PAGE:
And here, a self improvement guide of some kind, perhaps:
"Path to participation... advisory boards, project assignments, pyramid org, networked org..." what was THAT about?
And here is the business card of Rev. Donald Sensing of the Franklin, Tennessee Trinity United Methodist Church...
Here is Leah Thompson's business card. That be about IPv6 I think. Troy Duster's card... a post-it that says NGOs AFSC Mennonite Central Committee [a phone number] Rom 411 Oxfam... a lot of cat hair in the adhesive on the back...
I hate to throw these out. Who knows when I'll need them?
Okay. I blogrolled the Dervala links, saved the business cards, and pitched the post-its and all the Network Worlds. I think I'll take a break.
Along about sunset I took Molly for a walk across the field, which has a little bit of a roll to it. The rolling terrain and the long shadows cast by the windbreak make for a real pretty walking out. Near the house, heading north, all is in shade, but a few hundred yards ahead the sun lights up the field with a dusky yellow light that gladdens you just to look at it.
The dog always starts out with a leaping gait, bounding high all four feet off the ground, springing ahead like deer bouncing away. Then she settles into a gallop and circles back around me before heading out at a more business-like trot, soaking up the local sniffage. She'll pause at the brush pile for the scent of bunnies. She'll spring off into the weeds at the rustle of a field mouse. Today, when she settled down, she enjoyed walking on the crusted snow.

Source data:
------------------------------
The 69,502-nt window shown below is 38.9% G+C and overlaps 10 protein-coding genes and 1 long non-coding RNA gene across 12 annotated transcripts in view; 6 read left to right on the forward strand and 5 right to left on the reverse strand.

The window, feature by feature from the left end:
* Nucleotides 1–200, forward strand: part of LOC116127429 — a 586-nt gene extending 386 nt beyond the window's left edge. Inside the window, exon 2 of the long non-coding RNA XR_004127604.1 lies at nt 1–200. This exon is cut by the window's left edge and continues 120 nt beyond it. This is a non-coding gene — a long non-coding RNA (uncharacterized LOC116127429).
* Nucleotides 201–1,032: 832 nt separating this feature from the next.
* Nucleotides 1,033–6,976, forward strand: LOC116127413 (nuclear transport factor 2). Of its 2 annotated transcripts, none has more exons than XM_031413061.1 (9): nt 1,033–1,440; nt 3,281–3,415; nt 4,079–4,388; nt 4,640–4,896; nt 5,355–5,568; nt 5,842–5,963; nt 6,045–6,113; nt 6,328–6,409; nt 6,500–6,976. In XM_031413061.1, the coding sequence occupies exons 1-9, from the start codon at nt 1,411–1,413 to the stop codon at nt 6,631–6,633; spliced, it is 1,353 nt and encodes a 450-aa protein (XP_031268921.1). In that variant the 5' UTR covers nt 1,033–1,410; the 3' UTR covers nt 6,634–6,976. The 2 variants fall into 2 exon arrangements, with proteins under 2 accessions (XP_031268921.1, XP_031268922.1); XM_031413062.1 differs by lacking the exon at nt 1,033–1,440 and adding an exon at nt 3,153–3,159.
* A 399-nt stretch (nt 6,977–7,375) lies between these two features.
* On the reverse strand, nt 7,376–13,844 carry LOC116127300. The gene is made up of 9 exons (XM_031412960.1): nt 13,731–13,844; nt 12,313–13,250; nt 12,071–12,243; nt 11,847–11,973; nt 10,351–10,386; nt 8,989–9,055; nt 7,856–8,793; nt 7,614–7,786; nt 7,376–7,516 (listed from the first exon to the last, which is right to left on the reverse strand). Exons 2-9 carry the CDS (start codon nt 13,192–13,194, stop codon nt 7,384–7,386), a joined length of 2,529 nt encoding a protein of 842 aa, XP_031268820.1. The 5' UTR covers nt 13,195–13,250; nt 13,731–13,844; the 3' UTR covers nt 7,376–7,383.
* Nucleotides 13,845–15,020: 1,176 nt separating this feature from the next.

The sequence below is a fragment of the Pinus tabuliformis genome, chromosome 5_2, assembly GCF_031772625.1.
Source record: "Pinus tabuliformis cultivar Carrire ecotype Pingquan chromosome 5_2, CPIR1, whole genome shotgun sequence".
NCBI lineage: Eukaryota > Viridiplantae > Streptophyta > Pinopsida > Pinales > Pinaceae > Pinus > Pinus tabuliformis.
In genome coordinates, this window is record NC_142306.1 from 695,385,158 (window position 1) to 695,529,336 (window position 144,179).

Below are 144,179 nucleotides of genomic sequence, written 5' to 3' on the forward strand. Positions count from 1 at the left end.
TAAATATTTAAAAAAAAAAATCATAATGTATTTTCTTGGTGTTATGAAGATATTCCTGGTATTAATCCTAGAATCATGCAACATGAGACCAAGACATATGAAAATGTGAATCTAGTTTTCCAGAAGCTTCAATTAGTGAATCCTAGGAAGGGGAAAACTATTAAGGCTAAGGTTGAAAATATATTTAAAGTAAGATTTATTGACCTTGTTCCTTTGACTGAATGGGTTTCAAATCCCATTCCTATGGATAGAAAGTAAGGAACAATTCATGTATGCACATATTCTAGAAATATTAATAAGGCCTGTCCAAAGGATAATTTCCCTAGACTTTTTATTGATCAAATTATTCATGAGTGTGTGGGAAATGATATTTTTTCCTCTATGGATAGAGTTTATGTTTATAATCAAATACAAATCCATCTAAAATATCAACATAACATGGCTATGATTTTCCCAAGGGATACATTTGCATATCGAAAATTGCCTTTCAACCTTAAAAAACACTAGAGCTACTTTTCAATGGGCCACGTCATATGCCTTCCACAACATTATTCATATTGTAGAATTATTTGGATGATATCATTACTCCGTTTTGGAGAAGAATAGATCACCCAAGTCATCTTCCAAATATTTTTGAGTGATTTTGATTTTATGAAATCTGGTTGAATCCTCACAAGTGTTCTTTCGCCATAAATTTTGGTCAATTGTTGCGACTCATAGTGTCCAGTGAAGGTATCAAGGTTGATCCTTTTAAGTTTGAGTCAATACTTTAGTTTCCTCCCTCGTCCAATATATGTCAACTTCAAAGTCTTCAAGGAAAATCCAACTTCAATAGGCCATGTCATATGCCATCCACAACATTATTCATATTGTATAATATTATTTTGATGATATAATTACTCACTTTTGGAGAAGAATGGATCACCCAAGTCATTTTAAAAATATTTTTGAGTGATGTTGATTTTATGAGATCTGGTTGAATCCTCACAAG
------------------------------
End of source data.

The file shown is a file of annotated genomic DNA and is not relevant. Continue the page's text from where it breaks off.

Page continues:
I lumbered along, breaking through with every step, looking for the easier passage on the shallow side of the drifts. Molly has a lighter step and she's learned to walk out across the surface without breaking the crust and dropping shoulder deep into the snow.
We walked out into the light of the setting sun and saw a couple of car loads of bunny hunters calling it a day up by the public hunting ground. I doubt they had much luck. They've scared all the bunnies down to our place. Maybe they were out attorney hunting, or looking for crows.
I heard the washboard scrawking sound of a Sandhill Crane from the west. It took me a minute to locate him. There were a couple of small flocks of Canada geese up there too. The crane flew west to east just south of us, calling over and over, his call echoing off the lake. He dropped out of sight behind the trees east of the barn, on a long glide path toward his nest somewhere out in the marsh. It was twenty degrees or so, but with the light breeze it felt more like zero. Since the crane had turned me around towards home, we headed back. Coming out of the field around the end of the windbreak, Molly paused to be leashed. I snapped the lead on her and we ran up the yard into the house where we made our report regarding the first crane of 2006.